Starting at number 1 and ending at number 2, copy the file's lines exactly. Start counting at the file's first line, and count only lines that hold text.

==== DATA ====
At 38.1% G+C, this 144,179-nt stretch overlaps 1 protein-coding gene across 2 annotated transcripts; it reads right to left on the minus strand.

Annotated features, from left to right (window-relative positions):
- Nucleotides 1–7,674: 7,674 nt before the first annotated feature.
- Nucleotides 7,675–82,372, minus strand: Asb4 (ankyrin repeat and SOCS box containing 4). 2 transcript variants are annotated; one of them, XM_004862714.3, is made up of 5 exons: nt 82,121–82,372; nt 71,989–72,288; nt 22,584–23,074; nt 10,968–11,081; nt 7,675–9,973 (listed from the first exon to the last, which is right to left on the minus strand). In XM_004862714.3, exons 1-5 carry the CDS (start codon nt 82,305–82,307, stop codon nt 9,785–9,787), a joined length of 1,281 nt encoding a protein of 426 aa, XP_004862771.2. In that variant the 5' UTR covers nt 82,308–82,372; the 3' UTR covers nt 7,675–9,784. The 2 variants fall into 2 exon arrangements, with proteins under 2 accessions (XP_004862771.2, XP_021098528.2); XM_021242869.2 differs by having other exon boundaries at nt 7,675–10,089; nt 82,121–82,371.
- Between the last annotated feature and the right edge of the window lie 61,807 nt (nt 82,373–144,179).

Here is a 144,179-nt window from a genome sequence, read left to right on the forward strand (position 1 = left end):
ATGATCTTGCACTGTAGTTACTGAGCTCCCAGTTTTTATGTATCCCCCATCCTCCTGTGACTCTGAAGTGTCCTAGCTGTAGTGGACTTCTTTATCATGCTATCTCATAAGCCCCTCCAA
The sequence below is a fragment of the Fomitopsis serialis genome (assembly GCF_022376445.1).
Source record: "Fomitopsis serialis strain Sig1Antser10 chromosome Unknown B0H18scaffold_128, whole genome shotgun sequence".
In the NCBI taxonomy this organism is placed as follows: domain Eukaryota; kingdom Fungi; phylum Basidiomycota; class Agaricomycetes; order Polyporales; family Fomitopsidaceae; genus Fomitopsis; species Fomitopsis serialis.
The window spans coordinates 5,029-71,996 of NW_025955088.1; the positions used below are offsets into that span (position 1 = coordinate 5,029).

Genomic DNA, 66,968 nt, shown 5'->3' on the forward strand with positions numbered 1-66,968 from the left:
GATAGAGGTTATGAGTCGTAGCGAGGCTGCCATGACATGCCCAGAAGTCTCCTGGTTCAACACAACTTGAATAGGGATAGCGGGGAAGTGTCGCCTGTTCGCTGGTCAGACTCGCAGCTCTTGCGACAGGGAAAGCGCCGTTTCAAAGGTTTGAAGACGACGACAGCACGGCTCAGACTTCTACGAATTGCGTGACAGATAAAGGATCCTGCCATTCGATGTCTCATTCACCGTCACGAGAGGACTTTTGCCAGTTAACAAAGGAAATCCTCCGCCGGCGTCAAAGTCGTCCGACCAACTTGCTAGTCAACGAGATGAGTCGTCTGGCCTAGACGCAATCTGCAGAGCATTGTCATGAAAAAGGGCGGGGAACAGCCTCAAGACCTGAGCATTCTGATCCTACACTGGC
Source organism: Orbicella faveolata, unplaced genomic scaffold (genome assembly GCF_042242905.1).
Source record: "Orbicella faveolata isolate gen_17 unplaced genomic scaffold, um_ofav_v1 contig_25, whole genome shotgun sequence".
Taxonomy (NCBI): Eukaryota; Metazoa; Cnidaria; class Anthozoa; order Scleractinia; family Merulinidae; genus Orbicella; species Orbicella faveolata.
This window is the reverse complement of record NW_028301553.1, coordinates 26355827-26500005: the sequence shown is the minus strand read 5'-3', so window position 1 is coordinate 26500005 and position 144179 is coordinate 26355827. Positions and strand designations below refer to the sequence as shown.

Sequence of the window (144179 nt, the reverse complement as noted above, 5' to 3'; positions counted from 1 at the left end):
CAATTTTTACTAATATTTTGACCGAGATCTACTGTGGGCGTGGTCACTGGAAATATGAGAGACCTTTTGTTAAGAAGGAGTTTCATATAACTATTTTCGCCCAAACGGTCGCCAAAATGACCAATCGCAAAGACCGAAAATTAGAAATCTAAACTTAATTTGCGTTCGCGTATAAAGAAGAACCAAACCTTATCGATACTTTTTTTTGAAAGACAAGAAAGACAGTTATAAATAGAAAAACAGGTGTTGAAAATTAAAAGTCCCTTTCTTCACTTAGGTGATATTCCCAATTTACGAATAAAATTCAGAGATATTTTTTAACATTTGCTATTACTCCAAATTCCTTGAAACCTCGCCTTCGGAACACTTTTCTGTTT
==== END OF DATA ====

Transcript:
At 38.1% G+C, this 144,179-nt stretch overlaps 1 protein-coding gene across 2 annotated transcripts; it reads right to left on the minus strand.

Annotated features, from left to right (window-relative positions):